For return lines, open a line in the system and use the blower in the direction of the returns. When air starts to come out of the returns, let them blow for at least 30 seconds to push out more water. Next plug all of the lines and check each one for any air bubbles. If bubbling, tighten or replace with new plug. Follow up with antifreeze into each line.
Blow out any other lines (fountains, slides, and waterfalls). Seal these off and follow with antifreeze.
blow out any lines at the system that haven't been yet and add antifreeze if necessary.
If installing a cover, be sure to remove ladders, handrails, basketball goals, and volleyball poles.
Next, raise deck anchors for mesh or solid safety covers and put the cover on (see cover section for more specific direction).
Once everything is completed, the final step is to turn off all pool breakers except for those controlling the automatic cover and cover pump.
For skimmer lines, use 1 gallon for close skimmers, 2 gallons for wide mouth skimmers
For 1.5” main drain lines, use 1 gallon for every 10 feet
For 2” main drain lines, use 1.5 gallons for every 10 feet
For return lines, use 1 gallon per return
For fountain lines, use 1 gallon for every 2 fountains
For slides and waterfalls, use 1 gallon per line
The steps for closing a pool differ based on the type of winter cover. Keep reading to see how your closing will change based on your winter cover!
The easiest cover for closing is the automatic cover. Make sure that it is completely shut with the cover pump on. Flip the lead bar if it can be flipped. You may have a couple of water tubes to place at the end of your automatic cover, so check to be sure!
Mesh and Solid Anchor Covers
These are fairly easy to put on. Unscrew all of the anchors placed in the cement surrounding the pool high enough to be able to attach the cover to them. Once the pool is closed, put the cover on and attach it to the anchors. make sure the cover is facing the correct direction and make sure not to get any water on solid covers which will cause them to become heavier than they already are and make sure a cover pump is on the solid cover.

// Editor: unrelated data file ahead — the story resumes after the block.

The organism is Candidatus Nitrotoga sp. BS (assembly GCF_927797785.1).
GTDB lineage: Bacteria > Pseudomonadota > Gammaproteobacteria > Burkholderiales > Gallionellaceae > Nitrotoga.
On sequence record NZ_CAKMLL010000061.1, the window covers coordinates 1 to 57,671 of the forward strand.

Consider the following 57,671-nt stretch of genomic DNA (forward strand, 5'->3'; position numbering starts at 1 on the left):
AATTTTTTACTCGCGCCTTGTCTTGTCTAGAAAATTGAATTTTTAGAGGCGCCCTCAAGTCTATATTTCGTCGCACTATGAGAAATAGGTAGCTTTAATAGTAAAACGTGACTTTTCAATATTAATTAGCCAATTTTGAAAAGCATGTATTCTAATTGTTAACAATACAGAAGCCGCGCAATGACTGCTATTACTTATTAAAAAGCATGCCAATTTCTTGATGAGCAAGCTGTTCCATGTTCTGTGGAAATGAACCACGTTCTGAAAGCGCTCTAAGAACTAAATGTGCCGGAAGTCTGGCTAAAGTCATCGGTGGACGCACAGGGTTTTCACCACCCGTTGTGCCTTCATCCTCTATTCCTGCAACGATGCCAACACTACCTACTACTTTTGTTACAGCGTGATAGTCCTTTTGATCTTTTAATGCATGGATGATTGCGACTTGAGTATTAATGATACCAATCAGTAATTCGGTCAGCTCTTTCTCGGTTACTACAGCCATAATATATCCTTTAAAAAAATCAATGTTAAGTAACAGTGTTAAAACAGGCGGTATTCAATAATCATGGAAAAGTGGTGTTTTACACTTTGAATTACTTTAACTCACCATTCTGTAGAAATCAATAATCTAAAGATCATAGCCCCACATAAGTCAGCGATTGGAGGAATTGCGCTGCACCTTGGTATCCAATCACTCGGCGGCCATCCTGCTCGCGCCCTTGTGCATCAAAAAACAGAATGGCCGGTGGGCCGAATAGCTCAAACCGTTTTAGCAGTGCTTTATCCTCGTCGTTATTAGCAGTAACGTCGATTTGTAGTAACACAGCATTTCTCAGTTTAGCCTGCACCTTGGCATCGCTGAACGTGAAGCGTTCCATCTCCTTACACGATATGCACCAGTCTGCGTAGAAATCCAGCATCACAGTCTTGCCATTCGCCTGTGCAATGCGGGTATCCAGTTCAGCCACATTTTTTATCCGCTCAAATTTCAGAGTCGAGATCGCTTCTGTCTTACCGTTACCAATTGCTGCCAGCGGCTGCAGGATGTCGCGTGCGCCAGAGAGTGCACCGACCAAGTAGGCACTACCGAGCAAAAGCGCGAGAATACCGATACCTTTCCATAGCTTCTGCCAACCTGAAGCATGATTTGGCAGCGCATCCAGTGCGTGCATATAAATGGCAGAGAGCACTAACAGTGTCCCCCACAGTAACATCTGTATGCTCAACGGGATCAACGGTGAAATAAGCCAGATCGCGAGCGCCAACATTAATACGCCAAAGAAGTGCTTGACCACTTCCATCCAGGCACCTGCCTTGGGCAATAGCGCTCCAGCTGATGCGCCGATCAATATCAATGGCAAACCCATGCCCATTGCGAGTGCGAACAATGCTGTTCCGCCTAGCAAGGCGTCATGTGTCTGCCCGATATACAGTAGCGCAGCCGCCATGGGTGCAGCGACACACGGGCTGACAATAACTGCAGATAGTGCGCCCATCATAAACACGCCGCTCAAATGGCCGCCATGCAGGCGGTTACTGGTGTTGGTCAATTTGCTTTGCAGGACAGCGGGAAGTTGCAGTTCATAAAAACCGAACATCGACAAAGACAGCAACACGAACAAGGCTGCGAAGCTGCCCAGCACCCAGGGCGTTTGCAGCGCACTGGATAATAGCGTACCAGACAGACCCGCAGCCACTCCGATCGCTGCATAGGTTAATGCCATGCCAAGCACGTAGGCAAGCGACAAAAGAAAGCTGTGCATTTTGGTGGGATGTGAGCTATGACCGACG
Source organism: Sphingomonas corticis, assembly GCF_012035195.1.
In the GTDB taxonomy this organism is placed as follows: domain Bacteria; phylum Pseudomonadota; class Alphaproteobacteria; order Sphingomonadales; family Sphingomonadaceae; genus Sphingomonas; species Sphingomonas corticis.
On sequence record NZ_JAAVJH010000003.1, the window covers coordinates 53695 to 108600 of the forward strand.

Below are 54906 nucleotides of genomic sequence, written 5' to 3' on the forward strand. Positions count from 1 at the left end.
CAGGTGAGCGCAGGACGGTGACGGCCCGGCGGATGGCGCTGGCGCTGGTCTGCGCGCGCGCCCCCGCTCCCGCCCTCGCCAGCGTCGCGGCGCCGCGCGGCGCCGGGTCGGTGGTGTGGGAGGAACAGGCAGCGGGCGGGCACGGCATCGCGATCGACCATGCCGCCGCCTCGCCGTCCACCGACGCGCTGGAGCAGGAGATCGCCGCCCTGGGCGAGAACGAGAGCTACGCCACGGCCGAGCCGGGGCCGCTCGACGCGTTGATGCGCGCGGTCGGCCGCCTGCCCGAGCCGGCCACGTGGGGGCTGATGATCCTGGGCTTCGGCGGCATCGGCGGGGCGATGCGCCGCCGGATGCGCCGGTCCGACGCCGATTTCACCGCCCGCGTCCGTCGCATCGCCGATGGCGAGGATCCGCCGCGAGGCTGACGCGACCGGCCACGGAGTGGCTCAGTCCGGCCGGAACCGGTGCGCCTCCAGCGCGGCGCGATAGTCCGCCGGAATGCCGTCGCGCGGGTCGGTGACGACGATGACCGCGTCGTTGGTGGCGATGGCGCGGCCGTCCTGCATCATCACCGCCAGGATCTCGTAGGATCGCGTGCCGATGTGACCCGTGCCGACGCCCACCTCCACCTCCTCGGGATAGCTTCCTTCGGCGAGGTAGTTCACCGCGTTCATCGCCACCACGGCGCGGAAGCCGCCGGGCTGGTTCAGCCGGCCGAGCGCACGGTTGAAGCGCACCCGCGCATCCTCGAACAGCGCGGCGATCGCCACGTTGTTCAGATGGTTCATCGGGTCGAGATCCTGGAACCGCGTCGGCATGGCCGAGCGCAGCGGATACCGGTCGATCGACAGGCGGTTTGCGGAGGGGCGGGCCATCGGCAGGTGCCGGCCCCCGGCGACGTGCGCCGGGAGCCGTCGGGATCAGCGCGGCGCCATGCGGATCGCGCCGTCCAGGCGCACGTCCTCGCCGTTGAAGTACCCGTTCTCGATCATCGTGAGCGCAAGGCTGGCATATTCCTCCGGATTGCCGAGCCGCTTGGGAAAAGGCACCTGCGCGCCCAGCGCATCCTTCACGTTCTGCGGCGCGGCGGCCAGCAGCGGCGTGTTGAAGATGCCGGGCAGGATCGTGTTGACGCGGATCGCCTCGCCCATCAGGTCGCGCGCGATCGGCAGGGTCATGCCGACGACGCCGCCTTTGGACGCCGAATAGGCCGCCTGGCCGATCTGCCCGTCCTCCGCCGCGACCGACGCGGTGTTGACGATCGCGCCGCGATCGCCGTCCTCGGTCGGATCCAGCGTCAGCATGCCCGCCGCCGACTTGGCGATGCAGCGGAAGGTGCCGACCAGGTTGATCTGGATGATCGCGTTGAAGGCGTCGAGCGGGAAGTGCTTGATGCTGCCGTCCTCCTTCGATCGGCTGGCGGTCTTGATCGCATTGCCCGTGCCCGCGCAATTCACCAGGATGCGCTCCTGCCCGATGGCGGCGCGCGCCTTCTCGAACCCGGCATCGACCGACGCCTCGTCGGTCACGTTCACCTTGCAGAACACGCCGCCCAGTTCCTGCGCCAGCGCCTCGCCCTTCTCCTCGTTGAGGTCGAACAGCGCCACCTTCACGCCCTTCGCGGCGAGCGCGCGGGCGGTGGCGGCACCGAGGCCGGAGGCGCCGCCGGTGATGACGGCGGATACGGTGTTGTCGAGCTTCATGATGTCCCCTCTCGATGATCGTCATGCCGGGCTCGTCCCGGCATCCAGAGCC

Water Tube Covers
Water tube covers are typically difficult to put on. The tarp-like cover is held down with big tubes filled with water. When filling up the tubes with water, make sure to keep extra space for expansion from freezing. When finished filling the hose, make sure to press down the tab to keep the water inside the tube. Once the pool is closed, pull the cover on and weigh it down with the tubes. The cover should have loops along the sides of it for the tubes to go through. Make sure the cover is pulled fairly tight, and if there is extra cover, fold it under.
Snap Cover (Lock-In)
Snap covers are rare, but are the most difficult cover to install. They are made of vinyl and clip into a special bead receiver. It is very important to line these up almost perfectly before trying to put it on or it may not fit correctly. Make sure a cover pump and leaf net (customer preference) is put on the cover.
With cooler months ahead, you should keep these options in mind. Properly preparing your pool for winter will lengthen its life, and also make things easier when it is time to open again in the spring. It is a good idea to keep in contact with your pool care company over the winter months. You can call Angie’s Pool & Spa for all your winter pool care needs!